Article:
Thursday, October 31, 2013

Slow Living 2013 - October

This post is another in the Slow Living Month by Month series. It's a useful opportunity to bring together what I have been doing on this in the last month, and to remind myself of the progress I have made. After a rather un-slow September, I feel like I have been back on track this month - and am feeling much more positive as a result! I have to say that the major story this month is the realisation of just how much of a hoarder I am - and I have begun decluttering just one item a day to try to address this.

[NOURISH] I have reverted to live yoghurt for breakfast - it makes such a difference to my energy levels and (apparently!) to my breath. I smell better when I eat yoghurt. Who knew? More baking of bread, more meal-planning and home cooking (by my lovely boyfriend).

[PREPARE] My first attempt at mincemeat! I have no idea how this is going to turn out but I'm already looking forward to my first batch of mince pies. I've put two jars in the fridge and two in the cupboard, so I can see how the keeping times differ. My boyfriend and I also made fig jam. (Well, I saw 'we' - it was more him. I assisted.)

[REDUCE] I have rescued two pairs of shoes which had holes in the bottom, and have had them resoled. Several torn, worn and stained clothes have been unpicked, washed and pressed ready to be cut up for paper piecing. I do have to further add that as I have been decluttering more systematically, quite a few items have ended up in the bin (eg five-year-old make-up... euch!)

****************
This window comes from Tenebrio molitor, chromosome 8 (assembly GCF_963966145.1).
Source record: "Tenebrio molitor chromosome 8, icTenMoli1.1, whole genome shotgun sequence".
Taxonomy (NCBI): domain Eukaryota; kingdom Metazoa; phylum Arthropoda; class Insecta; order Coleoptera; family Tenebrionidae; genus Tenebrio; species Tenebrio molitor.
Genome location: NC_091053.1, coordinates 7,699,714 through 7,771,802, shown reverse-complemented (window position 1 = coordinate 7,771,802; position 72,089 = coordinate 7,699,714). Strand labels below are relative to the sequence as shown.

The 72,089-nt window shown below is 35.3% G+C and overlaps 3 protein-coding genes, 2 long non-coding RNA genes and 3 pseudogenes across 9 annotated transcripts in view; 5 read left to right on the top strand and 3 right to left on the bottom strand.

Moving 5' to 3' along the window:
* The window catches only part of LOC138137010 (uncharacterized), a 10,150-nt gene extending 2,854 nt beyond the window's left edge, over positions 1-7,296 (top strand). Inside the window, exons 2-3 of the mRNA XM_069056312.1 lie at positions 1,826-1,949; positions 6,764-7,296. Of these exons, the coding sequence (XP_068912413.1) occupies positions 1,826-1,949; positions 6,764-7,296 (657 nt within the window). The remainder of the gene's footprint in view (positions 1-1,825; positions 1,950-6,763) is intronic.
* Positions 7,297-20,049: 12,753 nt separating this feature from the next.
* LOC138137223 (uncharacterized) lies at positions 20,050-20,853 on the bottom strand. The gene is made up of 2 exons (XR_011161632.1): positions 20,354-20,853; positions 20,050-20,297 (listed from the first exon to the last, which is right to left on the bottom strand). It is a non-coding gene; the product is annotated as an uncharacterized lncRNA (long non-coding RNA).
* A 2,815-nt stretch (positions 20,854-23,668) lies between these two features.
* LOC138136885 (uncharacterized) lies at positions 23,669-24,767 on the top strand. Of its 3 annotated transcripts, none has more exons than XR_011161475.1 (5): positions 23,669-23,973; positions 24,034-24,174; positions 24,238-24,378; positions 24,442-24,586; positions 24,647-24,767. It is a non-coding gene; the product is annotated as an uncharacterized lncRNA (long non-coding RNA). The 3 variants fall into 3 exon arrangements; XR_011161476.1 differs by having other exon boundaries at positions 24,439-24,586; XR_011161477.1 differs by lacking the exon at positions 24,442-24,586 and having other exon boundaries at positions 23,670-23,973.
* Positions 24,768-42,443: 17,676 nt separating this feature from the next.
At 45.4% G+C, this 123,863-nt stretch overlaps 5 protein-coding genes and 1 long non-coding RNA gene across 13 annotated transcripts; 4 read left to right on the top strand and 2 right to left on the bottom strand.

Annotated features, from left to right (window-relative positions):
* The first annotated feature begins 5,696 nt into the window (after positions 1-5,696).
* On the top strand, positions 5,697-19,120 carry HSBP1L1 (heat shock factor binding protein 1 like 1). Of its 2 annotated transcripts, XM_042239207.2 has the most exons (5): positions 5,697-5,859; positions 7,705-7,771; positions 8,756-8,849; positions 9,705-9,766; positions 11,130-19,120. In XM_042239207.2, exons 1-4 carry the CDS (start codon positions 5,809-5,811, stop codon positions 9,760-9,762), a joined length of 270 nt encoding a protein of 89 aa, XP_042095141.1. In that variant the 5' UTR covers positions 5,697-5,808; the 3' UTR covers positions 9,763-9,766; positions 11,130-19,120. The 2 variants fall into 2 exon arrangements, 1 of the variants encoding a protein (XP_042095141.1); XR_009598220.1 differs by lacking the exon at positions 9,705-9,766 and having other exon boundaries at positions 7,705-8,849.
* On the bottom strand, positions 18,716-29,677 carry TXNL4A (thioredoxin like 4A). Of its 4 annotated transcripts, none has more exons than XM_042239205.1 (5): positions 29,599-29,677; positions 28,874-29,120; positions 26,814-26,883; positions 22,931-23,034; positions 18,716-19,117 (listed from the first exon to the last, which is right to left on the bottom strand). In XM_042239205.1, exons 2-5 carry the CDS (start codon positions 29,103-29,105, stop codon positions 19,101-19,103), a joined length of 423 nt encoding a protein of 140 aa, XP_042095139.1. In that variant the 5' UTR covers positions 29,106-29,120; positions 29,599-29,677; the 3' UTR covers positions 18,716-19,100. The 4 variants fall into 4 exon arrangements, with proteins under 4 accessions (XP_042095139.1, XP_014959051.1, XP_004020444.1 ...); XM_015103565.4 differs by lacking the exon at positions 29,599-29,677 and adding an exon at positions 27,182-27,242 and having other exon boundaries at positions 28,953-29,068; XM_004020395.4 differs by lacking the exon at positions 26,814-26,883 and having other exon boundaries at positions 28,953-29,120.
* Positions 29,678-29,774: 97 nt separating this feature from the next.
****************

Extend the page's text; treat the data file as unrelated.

[GREEN] Still using green cleaners. I'm revisiting my cleaning routines to try to build 'a little and often' into my daily routines, making the best use of natural cleaners. I have also been experimenting with a natural dandruff remedy which is working a treat!

[GROW] No progress here this month... but I'm planning some planting for November/December! I have promised myself that when all the curtains are finished, I'll plant some bulbs. I'm having lots of fun looking into where I am going to start.

[CREATE] No shortage of items here! Another pair of curtains finished - that has to be the big one - plus I am working on a crochet blanket for a young birthday coming up soon. I've also had my first foray into candle-making, and have another pair of socks on the go.

[DISCOVER] I've been doing rather more reading this month, and have finished and enjoyed The English Village: History and Traditions by Martin Wainwright. A delightful and not-too-technical wander through the history of villages and their institutions, from church to pub.

[ENHANCE] This month I have invested in my more distant friends, with a number of letters and packages making their way to people with whom somehow I never manage to connect using more modern technology. The joy of surprise parcels and handwritten letters - both sending and receiving - is making its way back into my life.

[ENJOY] I have been really enjoying my 'slower' lunches at work the last week or so, taking the time to get out into the park and enjoy some fresh air.

Wednesday, October 30, 2013

What is this life?

What is this life if, full of care,
We have no time to stand and stare.

No time to stand beneath the boughs